NEW YORK (TheStreet) -- The number of FDIC-insured institutions declined to 6,730 in the first quarter from 6,812 at the end of 2013. This decline is among the smaller community banks that attempt to compete with larger regional banks moving into neighborhoods around the country.
The good news is 54% of all banks had year-over-year growth in quarterly earnings according to the FDIC's Quarterly Banking Profile for the first quarter of 2014. Just 7.3% were unprofitable down from 8.5% year over year.
But there are still some community banks to avoid including Bank of the Ozarks (OZRK) and New York Community Bancorp (NYCB). The other three on my list are Cardinal Financial (CNL), Dime Community Bancshares (DCOM) and Union Bankshares (UBSH).
On June 11 I wrote 9 Community Bank Stocks on the Rise, Plus Must-See Charts for Traders. These are the community banks to bank on given a resumed economic recovery.
On June 16, I wrote Why the Big Banks Aren't Doing More to Boost the Economy where I profiled the reasons why the four "too big to fail" banks are not positioned to take leadership actions to help re-boot and economic recovery.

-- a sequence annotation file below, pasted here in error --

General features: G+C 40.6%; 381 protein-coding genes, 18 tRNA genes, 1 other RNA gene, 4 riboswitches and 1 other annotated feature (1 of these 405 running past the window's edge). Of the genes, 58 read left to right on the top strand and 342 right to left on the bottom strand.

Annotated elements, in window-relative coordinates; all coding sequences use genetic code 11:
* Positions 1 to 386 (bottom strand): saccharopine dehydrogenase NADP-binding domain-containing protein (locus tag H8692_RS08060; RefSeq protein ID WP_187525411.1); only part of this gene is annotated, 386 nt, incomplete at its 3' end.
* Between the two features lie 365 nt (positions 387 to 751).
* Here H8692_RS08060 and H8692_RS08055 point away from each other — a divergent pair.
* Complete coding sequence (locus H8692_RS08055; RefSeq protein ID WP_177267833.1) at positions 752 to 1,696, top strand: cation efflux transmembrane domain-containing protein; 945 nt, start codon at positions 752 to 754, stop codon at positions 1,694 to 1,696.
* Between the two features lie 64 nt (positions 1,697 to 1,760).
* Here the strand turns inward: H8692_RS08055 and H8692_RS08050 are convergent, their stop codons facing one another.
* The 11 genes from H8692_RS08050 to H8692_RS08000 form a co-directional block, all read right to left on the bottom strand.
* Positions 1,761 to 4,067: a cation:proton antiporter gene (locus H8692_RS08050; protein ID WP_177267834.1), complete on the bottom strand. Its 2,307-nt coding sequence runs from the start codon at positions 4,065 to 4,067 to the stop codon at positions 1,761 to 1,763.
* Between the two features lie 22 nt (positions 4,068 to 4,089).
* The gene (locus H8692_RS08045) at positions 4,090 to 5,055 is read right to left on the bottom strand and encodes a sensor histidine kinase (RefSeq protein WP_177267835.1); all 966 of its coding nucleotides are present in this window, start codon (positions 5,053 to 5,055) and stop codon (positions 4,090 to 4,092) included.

While there are promising statistics, noninterest income from the securitization and servicing or mortgages, the life's blood for banking, was just $4 billion in the first quarter, down 53.6% year over year. Loans for residential mortgages originated and intended for sale declined 70.6% year over year to $323.6 billion.
Realized income from securities "held-for-trading" were down 60.1% year over year to just $827 million as higher U.S. Treasury yields reduced market values for these investment portfolios.
Reductions in loan-loss provisions continued in the first quarter of 2014, but a drop of $7.6 billion was down 30.3% year over year. While this was the 18th consecutive decline, it's the second-smallest decline.
Compared to the end of 2007, the recovery in the banking system has further to go.
Residential Mortgages (1 to 4 family structures) -- down 19% since the end of 2007 to $1.822 trillion. These are loans on the books of the FDIC-insured financial institutions.